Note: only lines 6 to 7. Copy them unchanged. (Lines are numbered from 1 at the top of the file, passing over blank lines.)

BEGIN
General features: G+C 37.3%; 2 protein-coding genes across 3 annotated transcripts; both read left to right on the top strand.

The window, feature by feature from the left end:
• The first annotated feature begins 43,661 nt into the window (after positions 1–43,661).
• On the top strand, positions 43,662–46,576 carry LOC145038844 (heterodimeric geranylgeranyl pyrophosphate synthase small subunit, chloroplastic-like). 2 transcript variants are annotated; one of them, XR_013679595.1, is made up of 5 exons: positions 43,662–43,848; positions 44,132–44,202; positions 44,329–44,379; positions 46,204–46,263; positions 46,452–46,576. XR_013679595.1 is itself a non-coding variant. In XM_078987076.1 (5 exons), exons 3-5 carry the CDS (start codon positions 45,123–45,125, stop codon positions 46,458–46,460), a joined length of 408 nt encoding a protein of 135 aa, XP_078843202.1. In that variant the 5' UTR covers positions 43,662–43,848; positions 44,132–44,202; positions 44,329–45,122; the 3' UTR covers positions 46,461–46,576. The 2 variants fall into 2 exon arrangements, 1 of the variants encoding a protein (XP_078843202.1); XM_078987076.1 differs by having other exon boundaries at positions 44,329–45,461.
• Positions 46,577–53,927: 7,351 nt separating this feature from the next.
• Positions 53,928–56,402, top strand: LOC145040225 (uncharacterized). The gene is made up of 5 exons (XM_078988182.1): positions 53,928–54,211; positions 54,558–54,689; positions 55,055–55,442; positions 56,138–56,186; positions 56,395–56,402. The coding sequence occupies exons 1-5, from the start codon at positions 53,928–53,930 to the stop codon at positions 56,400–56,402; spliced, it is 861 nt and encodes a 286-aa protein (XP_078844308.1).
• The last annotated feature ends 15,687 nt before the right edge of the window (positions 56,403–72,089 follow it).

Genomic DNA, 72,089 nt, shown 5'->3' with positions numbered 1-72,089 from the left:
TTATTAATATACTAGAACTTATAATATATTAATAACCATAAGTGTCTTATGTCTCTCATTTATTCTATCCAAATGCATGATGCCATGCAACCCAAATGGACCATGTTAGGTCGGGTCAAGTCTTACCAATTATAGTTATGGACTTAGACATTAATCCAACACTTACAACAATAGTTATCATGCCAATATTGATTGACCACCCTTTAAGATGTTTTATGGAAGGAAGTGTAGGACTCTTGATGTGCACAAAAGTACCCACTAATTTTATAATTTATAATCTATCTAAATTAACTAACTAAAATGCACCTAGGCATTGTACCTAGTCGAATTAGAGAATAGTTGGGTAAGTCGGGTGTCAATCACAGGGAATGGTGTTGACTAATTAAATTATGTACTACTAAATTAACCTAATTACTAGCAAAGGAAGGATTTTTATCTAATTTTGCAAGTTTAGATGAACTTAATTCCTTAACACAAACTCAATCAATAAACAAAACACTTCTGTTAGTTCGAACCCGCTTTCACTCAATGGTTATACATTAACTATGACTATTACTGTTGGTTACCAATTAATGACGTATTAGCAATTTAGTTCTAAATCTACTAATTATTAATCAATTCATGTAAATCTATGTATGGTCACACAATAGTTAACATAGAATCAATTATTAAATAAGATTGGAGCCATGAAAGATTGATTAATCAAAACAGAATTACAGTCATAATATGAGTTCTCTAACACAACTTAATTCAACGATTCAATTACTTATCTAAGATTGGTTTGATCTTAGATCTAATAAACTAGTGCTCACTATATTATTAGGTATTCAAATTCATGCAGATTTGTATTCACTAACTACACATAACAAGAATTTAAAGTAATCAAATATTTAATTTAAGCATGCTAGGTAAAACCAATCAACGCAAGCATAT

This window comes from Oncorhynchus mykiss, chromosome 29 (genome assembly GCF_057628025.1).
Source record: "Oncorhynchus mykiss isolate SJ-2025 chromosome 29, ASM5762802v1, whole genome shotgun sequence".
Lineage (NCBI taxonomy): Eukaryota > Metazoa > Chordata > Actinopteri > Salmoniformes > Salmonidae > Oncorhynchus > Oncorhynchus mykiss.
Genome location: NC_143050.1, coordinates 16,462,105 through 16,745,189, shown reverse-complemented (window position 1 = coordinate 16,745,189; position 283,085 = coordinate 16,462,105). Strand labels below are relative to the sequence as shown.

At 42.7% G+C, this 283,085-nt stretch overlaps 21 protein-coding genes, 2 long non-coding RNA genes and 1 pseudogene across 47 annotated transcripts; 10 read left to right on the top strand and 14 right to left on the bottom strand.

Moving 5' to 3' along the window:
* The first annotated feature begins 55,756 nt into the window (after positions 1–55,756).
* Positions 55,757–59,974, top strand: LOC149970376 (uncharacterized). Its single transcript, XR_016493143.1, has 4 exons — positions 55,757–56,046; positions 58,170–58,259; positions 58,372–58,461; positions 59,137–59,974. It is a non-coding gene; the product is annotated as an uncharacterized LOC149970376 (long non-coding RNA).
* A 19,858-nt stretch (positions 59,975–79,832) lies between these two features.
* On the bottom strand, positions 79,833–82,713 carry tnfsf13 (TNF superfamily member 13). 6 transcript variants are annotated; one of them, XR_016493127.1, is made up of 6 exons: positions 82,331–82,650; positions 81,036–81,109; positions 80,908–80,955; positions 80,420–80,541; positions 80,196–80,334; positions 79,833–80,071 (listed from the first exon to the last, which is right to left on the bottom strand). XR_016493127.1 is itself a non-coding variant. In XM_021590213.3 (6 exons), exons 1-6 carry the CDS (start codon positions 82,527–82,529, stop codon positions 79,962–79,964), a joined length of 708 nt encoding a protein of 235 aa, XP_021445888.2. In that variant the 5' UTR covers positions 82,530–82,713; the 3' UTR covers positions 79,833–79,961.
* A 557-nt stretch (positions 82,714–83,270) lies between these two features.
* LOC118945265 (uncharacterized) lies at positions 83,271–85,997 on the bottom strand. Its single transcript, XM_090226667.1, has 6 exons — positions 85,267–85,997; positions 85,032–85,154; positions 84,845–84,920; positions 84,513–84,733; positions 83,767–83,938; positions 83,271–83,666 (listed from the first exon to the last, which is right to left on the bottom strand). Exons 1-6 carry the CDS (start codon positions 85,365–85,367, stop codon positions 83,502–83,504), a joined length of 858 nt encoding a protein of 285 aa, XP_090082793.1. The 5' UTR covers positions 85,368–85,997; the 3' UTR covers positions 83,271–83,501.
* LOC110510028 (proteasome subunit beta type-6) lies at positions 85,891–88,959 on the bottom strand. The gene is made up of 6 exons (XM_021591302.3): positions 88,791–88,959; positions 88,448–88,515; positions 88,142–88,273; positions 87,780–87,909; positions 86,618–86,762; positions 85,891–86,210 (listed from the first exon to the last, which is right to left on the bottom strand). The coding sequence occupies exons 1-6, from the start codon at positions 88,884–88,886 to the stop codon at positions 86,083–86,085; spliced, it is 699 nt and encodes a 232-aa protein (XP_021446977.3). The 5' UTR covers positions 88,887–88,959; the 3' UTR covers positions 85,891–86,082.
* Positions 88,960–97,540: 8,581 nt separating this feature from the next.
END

• Positions 53,928–56,402, top strand: LOC145040225 (uncharacterized). The gene is made up of 5 exons (XM_078988182.1): positions 53,928–54,211; positions 54,558–54,689; positions 55,055–55,442; positions 56,138–56,186; positions 56,395–56,402. The coding sequence occupies exons 1-5, from the start codon at positions 53,928–53,930 to the stop codon at positions 56,400–56,402; spliced, it is 861 nt and encodes a 286-aa protein (XP_078844308.1).
• The last annotated feature ends 15,687 nt before the right edge of the window (positions 56,403–72,089 follow it).